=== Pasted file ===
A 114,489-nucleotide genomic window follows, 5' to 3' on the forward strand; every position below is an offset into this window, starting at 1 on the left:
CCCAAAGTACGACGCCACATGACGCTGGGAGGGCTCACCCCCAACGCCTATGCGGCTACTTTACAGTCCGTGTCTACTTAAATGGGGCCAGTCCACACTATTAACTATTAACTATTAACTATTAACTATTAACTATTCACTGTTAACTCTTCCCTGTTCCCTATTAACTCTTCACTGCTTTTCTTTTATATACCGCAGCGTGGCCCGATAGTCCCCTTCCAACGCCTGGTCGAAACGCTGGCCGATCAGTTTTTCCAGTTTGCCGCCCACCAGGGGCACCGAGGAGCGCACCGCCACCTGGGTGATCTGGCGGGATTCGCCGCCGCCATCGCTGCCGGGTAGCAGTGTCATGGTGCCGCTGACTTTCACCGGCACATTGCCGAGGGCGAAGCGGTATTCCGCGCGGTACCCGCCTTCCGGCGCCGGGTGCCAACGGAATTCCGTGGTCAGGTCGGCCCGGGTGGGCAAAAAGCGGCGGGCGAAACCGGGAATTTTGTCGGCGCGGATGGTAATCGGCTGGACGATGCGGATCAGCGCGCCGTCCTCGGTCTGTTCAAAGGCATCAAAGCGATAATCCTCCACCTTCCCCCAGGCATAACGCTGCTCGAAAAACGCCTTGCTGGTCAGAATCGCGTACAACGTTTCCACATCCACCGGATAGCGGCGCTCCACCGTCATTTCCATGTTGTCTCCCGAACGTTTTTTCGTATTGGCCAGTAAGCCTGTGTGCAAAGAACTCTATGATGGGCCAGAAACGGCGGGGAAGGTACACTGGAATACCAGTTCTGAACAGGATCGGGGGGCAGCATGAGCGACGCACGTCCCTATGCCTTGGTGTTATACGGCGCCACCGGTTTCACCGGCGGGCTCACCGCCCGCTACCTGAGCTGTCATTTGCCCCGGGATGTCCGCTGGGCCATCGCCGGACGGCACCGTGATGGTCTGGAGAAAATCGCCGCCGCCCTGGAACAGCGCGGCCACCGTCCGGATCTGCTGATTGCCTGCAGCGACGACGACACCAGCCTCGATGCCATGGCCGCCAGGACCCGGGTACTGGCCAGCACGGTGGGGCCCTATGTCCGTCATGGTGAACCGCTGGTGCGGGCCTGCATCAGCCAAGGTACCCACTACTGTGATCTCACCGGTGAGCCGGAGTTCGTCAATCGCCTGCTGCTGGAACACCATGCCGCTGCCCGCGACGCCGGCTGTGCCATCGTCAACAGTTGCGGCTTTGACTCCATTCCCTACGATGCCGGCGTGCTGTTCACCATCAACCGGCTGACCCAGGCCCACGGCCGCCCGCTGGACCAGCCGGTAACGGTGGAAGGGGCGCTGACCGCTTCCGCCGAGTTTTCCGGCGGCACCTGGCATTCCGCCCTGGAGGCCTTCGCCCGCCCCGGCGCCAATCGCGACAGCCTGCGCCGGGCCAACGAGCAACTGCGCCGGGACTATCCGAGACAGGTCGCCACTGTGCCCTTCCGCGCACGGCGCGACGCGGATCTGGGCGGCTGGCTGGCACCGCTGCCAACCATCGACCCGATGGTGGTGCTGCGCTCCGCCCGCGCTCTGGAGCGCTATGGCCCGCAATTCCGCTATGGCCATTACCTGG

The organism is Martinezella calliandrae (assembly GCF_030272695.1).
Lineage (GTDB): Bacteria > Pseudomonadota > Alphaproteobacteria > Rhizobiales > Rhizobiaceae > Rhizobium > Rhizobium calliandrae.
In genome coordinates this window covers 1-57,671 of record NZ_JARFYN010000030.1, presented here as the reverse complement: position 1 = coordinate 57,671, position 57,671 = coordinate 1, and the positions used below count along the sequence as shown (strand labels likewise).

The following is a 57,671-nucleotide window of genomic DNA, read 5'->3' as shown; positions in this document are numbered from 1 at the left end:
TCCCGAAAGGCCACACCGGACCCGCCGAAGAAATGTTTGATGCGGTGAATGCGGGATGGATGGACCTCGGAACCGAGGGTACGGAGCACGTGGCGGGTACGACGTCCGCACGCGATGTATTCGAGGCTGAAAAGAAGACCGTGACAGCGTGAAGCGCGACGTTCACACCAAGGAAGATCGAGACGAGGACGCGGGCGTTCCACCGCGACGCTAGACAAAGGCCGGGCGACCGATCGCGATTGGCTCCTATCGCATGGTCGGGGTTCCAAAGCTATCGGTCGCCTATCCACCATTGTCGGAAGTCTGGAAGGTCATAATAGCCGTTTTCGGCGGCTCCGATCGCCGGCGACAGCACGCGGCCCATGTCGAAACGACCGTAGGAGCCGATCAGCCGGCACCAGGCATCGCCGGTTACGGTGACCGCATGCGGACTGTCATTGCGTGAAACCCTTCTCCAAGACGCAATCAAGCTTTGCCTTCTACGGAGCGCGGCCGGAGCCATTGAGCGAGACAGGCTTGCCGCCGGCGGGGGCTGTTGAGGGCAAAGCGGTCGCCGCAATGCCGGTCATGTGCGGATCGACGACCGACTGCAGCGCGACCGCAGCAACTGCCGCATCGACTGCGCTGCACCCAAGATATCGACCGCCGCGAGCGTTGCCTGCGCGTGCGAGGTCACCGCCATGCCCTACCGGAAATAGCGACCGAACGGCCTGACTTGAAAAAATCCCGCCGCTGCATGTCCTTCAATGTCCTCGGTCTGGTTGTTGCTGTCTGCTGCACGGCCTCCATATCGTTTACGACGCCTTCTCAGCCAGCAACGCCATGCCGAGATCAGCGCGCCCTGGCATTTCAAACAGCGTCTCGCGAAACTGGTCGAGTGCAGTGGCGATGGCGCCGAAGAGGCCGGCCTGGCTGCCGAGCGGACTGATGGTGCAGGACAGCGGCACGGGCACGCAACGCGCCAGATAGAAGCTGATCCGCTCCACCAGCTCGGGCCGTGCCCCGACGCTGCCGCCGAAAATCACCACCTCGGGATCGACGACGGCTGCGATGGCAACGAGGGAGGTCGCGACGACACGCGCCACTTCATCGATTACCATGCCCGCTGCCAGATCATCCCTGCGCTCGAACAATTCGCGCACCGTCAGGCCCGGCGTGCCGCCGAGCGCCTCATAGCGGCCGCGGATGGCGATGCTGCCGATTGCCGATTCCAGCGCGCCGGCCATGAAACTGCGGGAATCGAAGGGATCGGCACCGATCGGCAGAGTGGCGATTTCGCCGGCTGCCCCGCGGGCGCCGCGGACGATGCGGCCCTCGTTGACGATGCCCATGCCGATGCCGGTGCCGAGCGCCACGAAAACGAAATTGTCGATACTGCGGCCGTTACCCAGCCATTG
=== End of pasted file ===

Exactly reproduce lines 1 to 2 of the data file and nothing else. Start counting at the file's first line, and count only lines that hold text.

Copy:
A 114,489-nucleotide genomic window follows, 5' to 3' on the forward strand; every position below is an offset into this window, starting at 1 on the left:
CCCAAAGTACGACGCCACATGACGCTGGGAGGGCTCACCCCCAACGCCTATGCGGCTACTTTACAGTCCGTGTCTACTTAAATGGGGCCAGTCCACACTATTAACTATTAACTATTAACTATTAACTATTAACTATTCACTGTTAACTCTTCCCTGTTCCCTATTAACTCTTCACTGCTTTTCTTTTATATACCGCAGCGTGGCCCGATAGTCCCCTTCCAACGCCTGGTCGAAACGCTGGCCGATCAGTTTTTCCAGTTTGCCGCCCACCAGGGGCACCGAGGAGCGCACCGCCACCTGGGTGATCTGGCGGGATTCGCCGCCGCCATCGCTGCCGGGTAGCAGTGTCATGGTGCCGCTGACTTTCACCGGCACATTGCCGAGGGCGAAGCGGTATTCCGCGCGGTACCCGCCTTCCGGCGCCGGGTGCCAACGGAATTCCGTGGTCAGGTCGGCCCGGGTGGGCAAAAAGCGGCGGGCGAAACCGGGAATTTTGTCGGCGCGGATGGTAATCGGCTGGACGATGCGGATCAGCGCGCCGTCCTCGGTCTGTTCAAAGGCATCAAAGCGATAATCCTCCACCTTCCCCCAGGCATAACGCTGCTCGAAAAACGCCTTGCTGGTCAGAATCGCGTACAACGTTTCCACATCCACCGGATAGCGGCGCTCCACCGTCATTTCCATGTTGTCTCCCGAACGTTTTTTCGTATTGGCCAGTAAGCCTGTGTGCAAAGAACTCTATGATGGGCCAGAAACGGCGGGGAAGGTACACTGGAATACCAGTTCTGAACAGGATCGGGGGGCAGCATGAGCGACGCACGTCCCTATGCCTTGGTGTTATACGGCGCCACCGGTTTCACCGGCGGGCTCACCGCCCGCTACCTGAGCTGTCATTTGCCCCGGGATGTCCGCTGGGCCATCGCCGGACGGCACCGTGATGGTCTGGAGAAAATCGCCGCCGCCCTGGAACAGCGCGGCCACCGTCCGGATCTGCTGATTGCCTGCAGCGACGACGACACCAGCCTCGATGCCATGGCCGCCAGGACCCGGGTACTGGCCAGCACGGTGGGGCCCTATGTCCGTCATGGTGAACCGCTGGTGCGGGCCTGCATCAGCCAAGGTACCCACTACTGTGATCTCACCGGTGAGCCGGAGTTCGTCAATCGCCTGCTGCTGGAACACCATGCCGCTGCCCGCGACGCCGGCTGTGCCATCGTCAACAGTTGCGGCTTTGACTCCATTCCCTACGATGCCGGCGTGCTGTTCACCATCAACCGGCTGACCCAGGCCCACGGCCGCCCGCTGGACCAGCCGGTAACGGTGGAAGGGGCGCTGACCGCTTCCGCCGAGTTTTCCGGCGGCACCTGGCATTCCGCCCTGGAGGCCTTCGCCCGCCCCGGCGCCAATCGCGACAGCCTGCGCCGGGCCAACGAGCAACTGCGCCGGGACTATCCGAGACAGGTCGCCACTGTGCCCTTCCGCGCACGGCGCGACGCGGATCTGGGCGGCTGGCTGGCACCGCTGCCAACCATCGACCCGATGGTGGTGCTGCGCTCCGCCCGCGCTCTGGAGCGCTATGGCCCGCAATTCCGCTATGGCCATTACCTGG